While the New Haven was only regional in nature, located within the bucolic New England countryside, it nevertheless operated a vast and extensive passenger network. Its premier service between its two largest cities, Boston and New York, was the crack Merchants Limited. This train dated to the very early 20th century and offered a limited-stop schedule that provided an extensive array of on-board accommodations, considering the relatively short length of the trip. During the train's early years it ran with heavyweight equipment, and was steam powered, but in the postwar period carried lightweight equipment and diesels. During the 1950s as service declined, following mismanagement and eventual bankruptcy, the Merchants' schedule slowed somewhat. Despite these setbacks the train survived into the Amtrak era.
Transportation services in America were vastly different through the mid-20th century; at that time a train ticket could take you to virtually any town of notable size across the lower 48 states. This was certainly the case in New England where the New Haven provided high class and efficient service.
The New York, New Haven & Hartford is often remembered for its busy suburban operations and secondary services that whisked commuters to and from the big cities, such as New York and Boston, on a daily basis. This was certainly true as Mike Schafer and Joe Welsh note in their book, "Streamliners: History Of A Railroad Icon," the New Haven was dispatching an incredible 545 passenger trains daily in 1946. Additionally, at that time such operations made up roughly half the carrier's annual revenue. However, aside from local services the New Haven also offered a number of upscale trains that ran the entirety of the fabled 229-mile Shore Line between Boston and New York, by far its busiest corridor which was electrified west of New Haven by 1915.
The flagship Merchants Limited joined the timetable on December 14, 1903 with brand new equipment providing all-first class services including parlors, a diner, and drawing rooms. According to Peter Lynch's book, "New Haven Passenger Trains," dining aboard the train became a fine tradition offering such scrumptious dishes as broiled scrod (a type of fish). The Merchants was listed as #26 (westbound) and #27 (eastbound) on the timetable. It offered a dinnertime departure at 5:00 PM each evening, completing the jaunt in five hours and arrived at its destination at 10:00 PM later that evening. For the first three decades this schedule did not change considerably. However, in May of 1935 it was sliced to 4 1/2-hours, and finally to just 4 hours by the postwar period.
The schedule wavered little after this time, until the mid-1950s when service declines brought on by new management under Patrick McGinnis, which resulted in 15 minutes added. During its early years the Merchants operated every day except Sunday, and then later was cutback to weekday running only. However, after 1949 it ran daily. In many ways the train truly came of age during the streamliner era. New Haven was an early proponent of the new concept launching the sleek, Providence to Boston Comet trainset in 1935. A year earlier in 1934 the company collaborated with Pullman-Standard and engineer Walter Teague to create a lightweight, streamlined car that became known as the "American Flyer."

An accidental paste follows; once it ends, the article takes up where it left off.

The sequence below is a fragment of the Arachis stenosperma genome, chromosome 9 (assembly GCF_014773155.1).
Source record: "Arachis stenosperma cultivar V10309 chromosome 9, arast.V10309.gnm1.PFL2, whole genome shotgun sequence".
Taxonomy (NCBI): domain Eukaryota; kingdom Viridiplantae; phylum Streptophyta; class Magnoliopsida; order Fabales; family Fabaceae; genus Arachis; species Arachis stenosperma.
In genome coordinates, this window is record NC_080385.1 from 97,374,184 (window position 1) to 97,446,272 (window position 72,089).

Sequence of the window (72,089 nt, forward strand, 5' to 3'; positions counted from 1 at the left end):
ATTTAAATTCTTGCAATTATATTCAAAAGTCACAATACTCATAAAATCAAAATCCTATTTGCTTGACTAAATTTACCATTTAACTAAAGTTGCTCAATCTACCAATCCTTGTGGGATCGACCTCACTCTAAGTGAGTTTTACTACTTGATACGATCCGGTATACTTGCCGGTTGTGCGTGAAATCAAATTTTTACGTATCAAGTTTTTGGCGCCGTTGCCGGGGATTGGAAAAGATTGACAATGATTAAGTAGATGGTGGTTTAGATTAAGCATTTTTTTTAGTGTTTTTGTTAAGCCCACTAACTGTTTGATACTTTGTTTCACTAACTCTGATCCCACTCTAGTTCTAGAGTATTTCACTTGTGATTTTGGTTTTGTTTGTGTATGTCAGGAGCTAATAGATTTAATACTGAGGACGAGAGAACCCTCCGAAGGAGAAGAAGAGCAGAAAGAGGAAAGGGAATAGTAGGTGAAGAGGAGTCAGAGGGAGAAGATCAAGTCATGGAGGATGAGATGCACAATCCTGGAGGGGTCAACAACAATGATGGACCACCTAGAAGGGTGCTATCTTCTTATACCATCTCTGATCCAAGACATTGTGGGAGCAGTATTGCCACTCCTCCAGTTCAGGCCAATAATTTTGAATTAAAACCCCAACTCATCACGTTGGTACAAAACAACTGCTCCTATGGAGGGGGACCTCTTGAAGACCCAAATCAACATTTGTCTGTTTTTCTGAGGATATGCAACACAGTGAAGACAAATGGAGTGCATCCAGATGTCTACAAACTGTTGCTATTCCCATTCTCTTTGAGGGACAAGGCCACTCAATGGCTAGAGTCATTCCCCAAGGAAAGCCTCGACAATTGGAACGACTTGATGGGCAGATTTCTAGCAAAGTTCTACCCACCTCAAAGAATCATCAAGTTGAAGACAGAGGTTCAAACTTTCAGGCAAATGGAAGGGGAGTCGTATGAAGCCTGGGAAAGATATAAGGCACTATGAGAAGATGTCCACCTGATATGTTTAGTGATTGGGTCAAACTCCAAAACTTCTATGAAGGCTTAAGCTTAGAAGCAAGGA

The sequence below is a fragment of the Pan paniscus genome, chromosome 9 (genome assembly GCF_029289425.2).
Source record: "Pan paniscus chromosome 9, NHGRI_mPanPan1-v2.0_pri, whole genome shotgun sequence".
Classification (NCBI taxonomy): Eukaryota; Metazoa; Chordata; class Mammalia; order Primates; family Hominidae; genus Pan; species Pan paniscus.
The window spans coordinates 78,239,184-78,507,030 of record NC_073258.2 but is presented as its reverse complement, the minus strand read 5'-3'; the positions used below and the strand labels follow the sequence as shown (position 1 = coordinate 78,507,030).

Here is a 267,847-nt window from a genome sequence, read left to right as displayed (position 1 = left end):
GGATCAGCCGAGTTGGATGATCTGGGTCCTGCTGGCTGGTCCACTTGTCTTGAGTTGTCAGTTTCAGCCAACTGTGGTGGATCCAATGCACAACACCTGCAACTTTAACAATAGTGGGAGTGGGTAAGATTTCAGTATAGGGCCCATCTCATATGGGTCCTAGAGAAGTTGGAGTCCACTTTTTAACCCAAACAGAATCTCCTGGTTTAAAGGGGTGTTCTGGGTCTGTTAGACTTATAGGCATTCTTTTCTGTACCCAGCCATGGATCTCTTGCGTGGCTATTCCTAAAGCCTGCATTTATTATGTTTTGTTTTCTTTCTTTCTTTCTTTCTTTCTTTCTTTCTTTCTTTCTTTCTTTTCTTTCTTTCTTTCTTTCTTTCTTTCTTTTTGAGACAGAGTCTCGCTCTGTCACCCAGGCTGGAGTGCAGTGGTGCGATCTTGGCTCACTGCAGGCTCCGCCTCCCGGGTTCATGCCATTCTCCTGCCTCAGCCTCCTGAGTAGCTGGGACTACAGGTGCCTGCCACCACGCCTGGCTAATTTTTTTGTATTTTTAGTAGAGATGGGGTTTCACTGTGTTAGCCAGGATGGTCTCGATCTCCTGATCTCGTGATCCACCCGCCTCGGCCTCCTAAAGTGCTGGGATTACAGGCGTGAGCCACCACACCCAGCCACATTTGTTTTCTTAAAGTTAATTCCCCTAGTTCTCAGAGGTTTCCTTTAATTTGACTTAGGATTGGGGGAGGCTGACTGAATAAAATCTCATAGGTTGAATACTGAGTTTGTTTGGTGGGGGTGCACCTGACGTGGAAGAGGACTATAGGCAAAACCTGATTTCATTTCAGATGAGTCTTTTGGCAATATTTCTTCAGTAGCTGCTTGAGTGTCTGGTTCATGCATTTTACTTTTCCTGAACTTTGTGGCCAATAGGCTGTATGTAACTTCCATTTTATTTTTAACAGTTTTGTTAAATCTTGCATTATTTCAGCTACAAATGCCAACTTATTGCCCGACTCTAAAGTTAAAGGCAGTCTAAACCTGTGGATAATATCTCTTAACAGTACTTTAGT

Mr. Schafer and Mr. Welsh note in their book the new design allowed for an 18 1/2-ton savings with cars utilizing a coach layout. That year the New Haven began receiving a large order of what would eventually total 205 coaches and grill cars sporting smooth sides. These car were the mainstay until more new equipment arrived after the war. Between December of 1945 and October of 1946 some 207 additional cars were ordered from Pullman (these were delivered through the early 1950s); they featured a fluted, stainless-steel look and came in setups including baggage-lounge, coach, diner, parlor, grill, and observation. According to Mr. Lynch's book by 1949 the Merchants Limited was running with this new equipment and usually carried a consist of reclining-seat coaches, a diner, parlors, and an observation.
For power, the Class I-5 Hudsons were used east of New Haven until replaced with sleek new Alco PAs by 1948, a builder the railroad often turned to for both passenger and freight locomotives during the diesel age. Because of demand a second-section known as the Advance Merchants Limited began service in 1952 but it operated for only a few years and was dropped in 1957. Despite the McGinnis initiatives and cutbacks, the Merchants survived into the Penn Central era carrying roughly the same schedule and amenities that included a diner, parlors, and reclining-seat coaches. However, the train was changed to #5 (westbound) and #8 (eastbound) after the merger. The Merchants Limited survived for several years into the Amtrak era. However, it was finally dropped in 1995 when the region's trains were combined under the title of "NortheastDirect." Today, it is known as "Northeast Regional" service.